We deliberately tried not to be directive, but to provide frameworks for discussion. So enjoy reading these papers and let me know your reaction to them.

Further reading

Demski, J. (2012) Rebuilding the LMS for the 21st Century Campus Technology, March 29

This excellent article asks (and answers) the question: Can the goals of 21st century learning be met by retooled legacy LMSs, or does the future belong to open learning platforms that utilize the latest technology?

Jones, D. (2012) Why learning management systems will probably go away The Weblog of (a) David Jones, April 6. A good counter-argument to my post.

For a good introduction to and comparison of LMSs, see: Chase, C. (2012) Blended Learning – Learning Management Systems, Make EdTech Happen, May 14

Key mobile strategy issues

Listen with webReader

Mobile learning centre Algonquin College, Ontario

Fuhrman, T. (2011) Mobile strategy or moving target?, Campus Technology, November 1

This paper looks at five issues that need to be considered when developing a mobile strategy for university and college campuses, based on experience from Columbus State University and University of Wisconsin-Madison:

1. Develop own mobile website, apps, or both?

2. Inhouse, outsource or customize?

3. Cross-platform development

4. Costs

5. Security.

Since the answers all end up being: ‘It all depends’, you need to read the article for the answers.


From this and a number of other articles, campus mobile strategy (like many other technology innovations) seems to be driven primarily by student administrative and student service agendas, rather than by teaching and learning applications. Nothing wrong with using mobile for student services, of course, but again there is a danger that if there is not enough experimentation on the teaching side, key decisions that do not always support teaching applications will be made that will be difficult to reverse later on.

I just wish there was as much news and literature on strategies for the mobile learning side. However, I will shortly be reviewing a new book on mLearning that should answer some of these questions:

Quinn, Clark, N. (2012) The Mobile Academy: mLearning for Higher Education San Francisco: Jossey-Bass/John Wiley


Five security threats for e-learning in 2011

Listen with webReader

For those who always look under the bed for a bogeyman, this should help keep you awake at night:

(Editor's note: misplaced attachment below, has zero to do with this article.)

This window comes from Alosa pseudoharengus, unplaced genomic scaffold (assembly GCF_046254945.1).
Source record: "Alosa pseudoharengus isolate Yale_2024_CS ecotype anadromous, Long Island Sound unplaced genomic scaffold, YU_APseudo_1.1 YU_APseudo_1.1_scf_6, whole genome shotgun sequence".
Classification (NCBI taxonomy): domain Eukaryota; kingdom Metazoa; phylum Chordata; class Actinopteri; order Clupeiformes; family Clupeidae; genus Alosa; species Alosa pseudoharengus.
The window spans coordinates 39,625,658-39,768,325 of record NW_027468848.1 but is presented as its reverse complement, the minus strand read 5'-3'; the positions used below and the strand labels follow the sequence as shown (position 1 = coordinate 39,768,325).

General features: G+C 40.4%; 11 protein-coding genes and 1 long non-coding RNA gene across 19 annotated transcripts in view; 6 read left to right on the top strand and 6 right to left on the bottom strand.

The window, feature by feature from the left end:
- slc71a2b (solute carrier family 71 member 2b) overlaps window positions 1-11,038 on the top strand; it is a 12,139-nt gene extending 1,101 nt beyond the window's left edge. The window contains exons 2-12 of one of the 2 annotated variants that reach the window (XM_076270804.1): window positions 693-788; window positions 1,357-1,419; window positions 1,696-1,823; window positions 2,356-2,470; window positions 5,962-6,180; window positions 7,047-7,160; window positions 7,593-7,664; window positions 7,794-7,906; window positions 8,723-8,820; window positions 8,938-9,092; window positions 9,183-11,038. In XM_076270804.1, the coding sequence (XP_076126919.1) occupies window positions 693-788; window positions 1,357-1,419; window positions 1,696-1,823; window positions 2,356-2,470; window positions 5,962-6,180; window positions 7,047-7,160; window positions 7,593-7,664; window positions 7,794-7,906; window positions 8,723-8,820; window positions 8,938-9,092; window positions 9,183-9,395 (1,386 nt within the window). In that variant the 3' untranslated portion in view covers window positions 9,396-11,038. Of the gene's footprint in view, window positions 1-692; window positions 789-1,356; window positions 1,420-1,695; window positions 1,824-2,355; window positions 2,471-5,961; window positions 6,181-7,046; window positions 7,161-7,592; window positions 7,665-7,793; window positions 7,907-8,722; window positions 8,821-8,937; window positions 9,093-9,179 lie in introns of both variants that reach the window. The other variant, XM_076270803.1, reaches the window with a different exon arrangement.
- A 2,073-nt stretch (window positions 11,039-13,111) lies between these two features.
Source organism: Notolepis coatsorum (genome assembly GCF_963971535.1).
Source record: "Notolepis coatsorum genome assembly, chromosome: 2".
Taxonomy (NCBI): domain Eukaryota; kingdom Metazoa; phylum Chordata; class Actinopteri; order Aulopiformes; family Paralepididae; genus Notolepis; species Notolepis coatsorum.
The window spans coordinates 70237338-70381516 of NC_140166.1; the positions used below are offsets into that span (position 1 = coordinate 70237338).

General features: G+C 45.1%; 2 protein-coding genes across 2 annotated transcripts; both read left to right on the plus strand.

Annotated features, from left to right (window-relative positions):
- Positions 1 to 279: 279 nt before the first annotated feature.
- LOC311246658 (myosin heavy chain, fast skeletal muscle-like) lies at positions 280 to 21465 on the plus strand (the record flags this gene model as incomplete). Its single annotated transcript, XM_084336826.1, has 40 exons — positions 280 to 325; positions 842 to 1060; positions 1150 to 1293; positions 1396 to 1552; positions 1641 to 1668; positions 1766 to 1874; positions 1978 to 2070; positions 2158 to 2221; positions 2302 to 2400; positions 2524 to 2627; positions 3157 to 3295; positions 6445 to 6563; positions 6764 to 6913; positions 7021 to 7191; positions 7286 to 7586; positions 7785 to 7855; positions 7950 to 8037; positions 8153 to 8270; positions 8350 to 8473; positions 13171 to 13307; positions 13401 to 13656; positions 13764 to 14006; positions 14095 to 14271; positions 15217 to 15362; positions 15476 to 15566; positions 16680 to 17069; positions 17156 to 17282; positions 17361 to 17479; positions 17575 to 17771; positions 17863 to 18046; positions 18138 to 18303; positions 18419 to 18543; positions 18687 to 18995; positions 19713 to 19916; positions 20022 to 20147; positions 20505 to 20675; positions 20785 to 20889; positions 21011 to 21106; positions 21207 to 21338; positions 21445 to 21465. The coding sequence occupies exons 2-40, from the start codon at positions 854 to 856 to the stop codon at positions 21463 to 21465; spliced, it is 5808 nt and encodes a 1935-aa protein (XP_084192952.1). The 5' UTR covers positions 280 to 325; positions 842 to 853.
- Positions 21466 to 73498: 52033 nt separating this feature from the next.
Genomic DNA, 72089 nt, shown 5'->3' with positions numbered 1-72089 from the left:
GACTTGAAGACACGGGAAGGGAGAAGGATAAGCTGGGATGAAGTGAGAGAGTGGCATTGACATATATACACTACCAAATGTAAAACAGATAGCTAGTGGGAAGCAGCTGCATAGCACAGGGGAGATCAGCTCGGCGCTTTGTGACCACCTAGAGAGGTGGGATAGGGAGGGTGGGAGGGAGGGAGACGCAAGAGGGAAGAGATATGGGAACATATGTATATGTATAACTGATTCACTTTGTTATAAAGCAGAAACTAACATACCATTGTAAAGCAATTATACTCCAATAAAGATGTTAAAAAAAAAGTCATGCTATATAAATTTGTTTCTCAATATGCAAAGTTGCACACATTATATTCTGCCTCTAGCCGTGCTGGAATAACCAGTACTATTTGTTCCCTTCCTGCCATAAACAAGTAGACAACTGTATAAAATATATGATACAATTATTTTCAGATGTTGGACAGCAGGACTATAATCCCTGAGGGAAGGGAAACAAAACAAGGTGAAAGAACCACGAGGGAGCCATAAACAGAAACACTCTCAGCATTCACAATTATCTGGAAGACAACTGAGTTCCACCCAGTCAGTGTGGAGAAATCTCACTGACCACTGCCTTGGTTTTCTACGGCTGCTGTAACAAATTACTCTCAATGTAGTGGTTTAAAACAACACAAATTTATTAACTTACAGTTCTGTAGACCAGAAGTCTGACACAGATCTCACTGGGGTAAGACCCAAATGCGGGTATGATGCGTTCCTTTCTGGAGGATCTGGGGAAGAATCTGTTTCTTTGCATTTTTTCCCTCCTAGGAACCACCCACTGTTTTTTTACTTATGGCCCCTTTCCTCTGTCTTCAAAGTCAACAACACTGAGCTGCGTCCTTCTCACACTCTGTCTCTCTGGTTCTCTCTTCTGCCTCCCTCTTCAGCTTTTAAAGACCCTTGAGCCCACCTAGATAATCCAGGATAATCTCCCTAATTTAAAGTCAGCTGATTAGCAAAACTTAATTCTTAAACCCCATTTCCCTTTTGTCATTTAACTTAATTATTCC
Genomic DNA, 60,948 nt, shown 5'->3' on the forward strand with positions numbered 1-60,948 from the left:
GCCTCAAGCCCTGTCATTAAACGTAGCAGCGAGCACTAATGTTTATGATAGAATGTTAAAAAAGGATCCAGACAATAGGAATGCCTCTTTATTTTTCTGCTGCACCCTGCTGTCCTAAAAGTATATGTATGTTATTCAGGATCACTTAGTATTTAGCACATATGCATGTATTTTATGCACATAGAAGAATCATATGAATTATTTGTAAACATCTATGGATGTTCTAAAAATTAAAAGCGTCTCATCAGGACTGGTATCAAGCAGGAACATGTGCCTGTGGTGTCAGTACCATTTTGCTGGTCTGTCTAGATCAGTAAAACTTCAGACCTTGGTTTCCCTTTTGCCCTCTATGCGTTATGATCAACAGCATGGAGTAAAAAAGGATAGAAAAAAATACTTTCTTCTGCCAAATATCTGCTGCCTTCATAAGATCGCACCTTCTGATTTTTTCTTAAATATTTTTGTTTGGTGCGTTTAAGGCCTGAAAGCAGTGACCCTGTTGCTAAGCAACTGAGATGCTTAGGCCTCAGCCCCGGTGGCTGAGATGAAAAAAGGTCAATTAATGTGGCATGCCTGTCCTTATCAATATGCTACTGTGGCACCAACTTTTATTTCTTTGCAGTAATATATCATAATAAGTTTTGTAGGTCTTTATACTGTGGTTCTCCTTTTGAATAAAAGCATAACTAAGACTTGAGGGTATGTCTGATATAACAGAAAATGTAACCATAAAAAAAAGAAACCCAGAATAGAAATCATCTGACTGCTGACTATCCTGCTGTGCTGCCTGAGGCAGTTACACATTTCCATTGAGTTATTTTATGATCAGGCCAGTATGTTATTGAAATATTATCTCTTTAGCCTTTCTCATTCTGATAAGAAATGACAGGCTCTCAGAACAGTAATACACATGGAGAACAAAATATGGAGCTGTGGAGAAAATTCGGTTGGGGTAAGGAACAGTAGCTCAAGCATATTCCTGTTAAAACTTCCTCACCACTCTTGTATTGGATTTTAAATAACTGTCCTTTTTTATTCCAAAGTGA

Schuman, G. (2011) Higher Education’s Top Five Network Security Threats for 2011 Campus Technology, January 12

Written by someone who sells IT security systems, the article lists the five areas of threat:

  • mobile devices
  • viruses spread through social media (ah, I knew that there would be punishment for such promiscuity)
  • virtualization
  • embedded devices (i.e. automatic equipment that opens garage doors, etc.)
  • consumerization (i.e. people buying IT gadgets that also connect to institutional networks).

The good news: there’s always a solution (at a price).

Why governance of IT is so important for academics

Listen with webReader

Kolowich, S. (2011) Security hacks Inside Higher Education, January 27

This should be required reading for every research academic who collects data, for every CIO, and for every university board, which ultimately has responsibility for governance.

This article, about a medical researcher who was fired for a breach of data security at the University of North Carolina at Chapel Hill, is a classic case of why every institution needs to have an IT security protocol in place that is communicated and understood by all academics.

In this particular case, there are no winners, not the patients whose personal information was compromised, the professor who did not pay sufficient attention to the technical aspects of data security, the CIO, who should have ensured that there was a system in place for effectively tracking and monitoring the security of data, and for the board, who are ultimately responsible for ensuring that there is a coherent and effective governance structure. This is, as one of many interesting comments on the article put it, a complete system failure. But there for the grace of God go most universities.